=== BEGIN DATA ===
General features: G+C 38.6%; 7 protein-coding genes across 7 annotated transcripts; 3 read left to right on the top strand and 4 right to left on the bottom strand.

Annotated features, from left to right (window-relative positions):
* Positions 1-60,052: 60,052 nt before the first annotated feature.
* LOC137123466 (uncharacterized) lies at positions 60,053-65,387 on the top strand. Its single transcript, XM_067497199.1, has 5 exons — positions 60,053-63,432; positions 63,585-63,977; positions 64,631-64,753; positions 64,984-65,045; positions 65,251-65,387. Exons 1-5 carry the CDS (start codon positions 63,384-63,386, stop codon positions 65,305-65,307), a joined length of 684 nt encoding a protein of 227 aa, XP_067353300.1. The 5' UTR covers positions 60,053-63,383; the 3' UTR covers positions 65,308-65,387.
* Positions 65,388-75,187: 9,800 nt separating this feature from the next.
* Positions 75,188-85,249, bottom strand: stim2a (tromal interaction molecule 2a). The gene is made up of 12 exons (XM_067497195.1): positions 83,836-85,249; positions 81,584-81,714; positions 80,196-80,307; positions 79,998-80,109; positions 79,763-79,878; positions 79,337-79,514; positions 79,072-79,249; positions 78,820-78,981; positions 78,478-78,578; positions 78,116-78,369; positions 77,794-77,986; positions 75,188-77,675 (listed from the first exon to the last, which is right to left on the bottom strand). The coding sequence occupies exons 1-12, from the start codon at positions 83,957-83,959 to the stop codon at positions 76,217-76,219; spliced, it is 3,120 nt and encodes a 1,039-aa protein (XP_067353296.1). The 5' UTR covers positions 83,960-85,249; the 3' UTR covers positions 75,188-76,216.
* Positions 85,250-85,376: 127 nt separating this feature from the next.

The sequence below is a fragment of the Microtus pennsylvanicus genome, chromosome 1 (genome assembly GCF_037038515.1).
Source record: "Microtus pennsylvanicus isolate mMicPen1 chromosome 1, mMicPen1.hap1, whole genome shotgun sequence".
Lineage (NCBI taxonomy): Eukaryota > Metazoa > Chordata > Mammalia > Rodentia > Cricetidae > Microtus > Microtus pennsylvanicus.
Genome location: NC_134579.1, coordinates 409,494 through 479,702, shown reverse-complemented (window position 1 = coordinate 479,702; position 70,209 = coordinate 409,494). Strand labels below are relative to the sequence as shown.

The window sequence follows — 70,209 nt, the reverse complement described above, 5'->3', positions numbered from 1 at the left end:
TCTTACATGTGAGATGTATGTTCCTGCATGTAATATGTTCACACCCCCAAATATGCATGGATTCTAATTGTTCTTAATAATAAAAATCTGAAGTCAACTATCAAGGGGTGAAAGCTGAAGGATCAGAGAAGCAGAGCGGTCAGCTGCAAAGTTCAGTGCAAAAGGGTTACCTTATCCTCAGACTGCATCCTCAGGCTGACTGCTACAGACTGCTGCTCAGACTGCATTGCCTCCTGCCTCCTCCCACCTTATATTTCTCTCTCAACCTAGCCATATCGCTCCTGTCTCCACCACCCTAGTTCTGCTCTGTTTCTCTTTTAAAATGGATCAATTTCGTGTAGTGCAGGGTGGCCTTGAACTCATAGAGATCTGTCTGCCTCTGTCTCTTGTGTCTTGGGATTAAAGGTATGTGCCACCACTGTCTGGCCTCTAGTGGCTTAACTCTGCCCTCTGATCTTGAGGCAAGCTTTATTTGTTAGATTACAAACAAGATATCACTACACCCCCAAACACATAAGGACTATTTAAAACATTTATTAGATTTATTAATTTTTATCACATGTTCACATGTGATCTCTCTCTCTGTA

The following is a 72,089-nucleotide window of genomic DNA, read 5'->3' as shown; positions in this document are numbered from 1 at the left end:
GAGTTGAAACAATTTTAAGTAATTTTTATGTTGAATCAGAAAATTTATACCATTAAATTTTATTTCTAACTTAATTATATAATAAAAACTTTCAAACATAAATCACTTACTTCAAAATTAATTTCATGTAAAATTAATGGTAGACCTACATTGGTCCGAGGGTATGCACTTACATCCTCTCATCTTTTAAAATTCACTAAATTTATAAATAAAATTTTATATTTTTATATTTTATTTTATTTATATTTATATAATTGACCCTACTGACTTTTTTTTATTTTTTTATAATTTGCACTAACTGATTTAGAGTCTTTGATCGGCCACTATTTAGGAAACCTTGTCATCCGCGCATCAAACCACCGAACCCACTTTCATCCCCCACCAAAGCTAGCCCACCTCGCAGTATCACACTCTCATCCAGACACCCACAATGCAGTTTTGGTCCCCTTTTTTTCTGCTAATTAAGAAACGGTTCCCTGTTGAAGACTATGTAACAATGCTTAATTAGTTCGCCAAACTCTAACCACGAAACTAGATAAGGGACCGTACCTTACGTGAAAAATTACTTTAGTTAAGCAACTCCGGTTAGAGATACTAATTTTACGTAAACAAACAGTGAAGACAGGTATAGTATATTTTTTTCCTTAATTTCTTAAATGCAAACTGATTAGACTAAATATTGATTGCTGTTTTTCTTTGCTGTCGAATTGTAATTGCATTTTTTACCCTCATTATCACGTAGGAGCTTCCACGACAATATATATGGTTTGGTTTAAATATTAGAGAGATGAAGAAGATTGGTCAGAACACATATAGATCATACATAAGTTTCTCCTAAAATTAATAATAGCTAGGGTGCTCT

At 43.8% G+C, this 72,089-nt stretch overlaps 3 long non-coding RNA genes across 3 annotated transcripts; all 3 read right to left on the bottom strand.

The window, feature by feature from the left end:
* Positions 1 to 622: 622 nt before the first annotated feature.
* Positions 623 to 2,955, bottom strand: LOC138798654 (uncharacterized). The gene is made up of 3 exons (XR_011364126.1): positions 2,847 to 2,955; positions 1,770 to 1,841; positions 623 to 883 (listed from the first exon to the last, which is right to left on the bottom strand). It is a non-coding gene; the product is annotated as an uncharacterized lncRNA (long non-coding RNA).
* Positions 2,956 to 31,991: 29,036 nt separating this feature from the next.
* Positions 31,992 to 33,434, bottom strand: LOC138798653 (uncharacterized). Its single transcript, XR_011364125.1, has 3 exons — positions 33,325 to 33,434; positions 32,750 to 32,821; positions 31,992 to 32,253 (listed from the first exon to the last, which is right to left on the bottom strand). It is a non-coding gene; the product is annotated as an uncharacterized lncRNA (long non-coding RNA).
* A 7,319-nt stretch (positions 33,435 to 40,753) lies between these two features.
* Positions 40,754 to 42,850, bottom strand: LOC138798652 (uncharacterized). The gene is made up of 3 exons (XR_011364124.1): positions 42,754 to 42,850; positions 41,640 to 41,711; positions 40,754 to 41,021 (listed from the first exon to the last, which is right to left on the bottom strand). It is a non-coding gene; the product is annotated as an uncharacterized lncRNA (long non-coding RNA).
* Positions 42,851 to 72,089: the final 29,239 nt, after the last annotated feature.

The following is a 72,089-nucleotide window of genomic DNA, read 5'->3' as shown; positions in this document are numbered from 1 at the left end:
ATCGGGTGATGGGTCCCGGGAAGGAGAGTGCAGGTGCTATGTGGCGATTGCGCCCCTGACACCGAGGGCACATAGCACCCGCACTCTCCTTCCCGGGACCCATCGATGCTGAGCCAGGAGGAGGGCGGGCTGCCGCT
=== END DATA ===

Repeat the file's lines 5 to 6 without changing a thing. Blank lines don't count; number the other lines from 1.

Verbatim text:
* Positions 65,388-75,187: 9,800 nt separating this feature from the next.
* Positions 75,188-85,249, bottom strand: stim2a (tromal interaction molecule 2a). The gene is made up of 12 exons (XM_067497195.1): positions 83,836-85,249; positions 81,584-81,714; positions 80,196-80,307; positions 79,998-80,109; positions 79,763-79,878; positions 79,337-79,514; positions 79,072-79,249; positions 78,820-78,981; positions 78,478-78,578; positions 78,116-78,369; positions 77,794-77,986; positions 75,188-77,675 (listed from the first exon to the last, which is right to left on the bottom strand). The coding sequence occupies exons 1-12, from the start codon at positions 83,957-83,959 to the stop codon at positions 76,217-76,219; spliced, it is 3,120 nt and encodes a 1,039-aa protein (XP_067353296.1). The 5' UTR covers positions 83,960-85,249; the 3' UTR covers positions 75,188-76,216.